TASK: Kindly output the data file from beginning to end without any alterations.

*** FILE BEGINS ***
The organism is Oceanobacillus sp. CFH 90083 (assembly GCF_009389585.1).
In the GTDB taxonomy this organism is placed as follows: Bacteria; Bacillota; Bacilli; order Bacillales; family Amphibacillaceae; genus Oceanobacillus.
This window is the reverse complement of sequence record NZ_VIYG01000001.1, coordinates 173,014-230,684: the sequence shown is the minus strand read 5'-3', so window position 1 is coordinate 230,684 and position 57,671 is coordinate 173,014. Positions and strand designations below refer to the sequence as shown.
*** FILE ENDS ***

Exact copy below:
The organism is Oceanobacillus sp. CFH 90083 (assembly GCF_009389585.1).
In the GTDB taxonomy this organism is placed as follows: Bacteria; Bacillota; Bacilli; order Bacillales; family Amphibacillaceae; genus Oceanobacillus.
This window is the reverse complement of sequence record NZ_VIYG01000001.1, coordinates 173,014-230,684: the sequence shown is the minus strand read 5'-3', so window position 1 is coordinate 230,684 and position 57,671 is coordinate 173,014. Positions and strand designations below refer to the sequence as shown.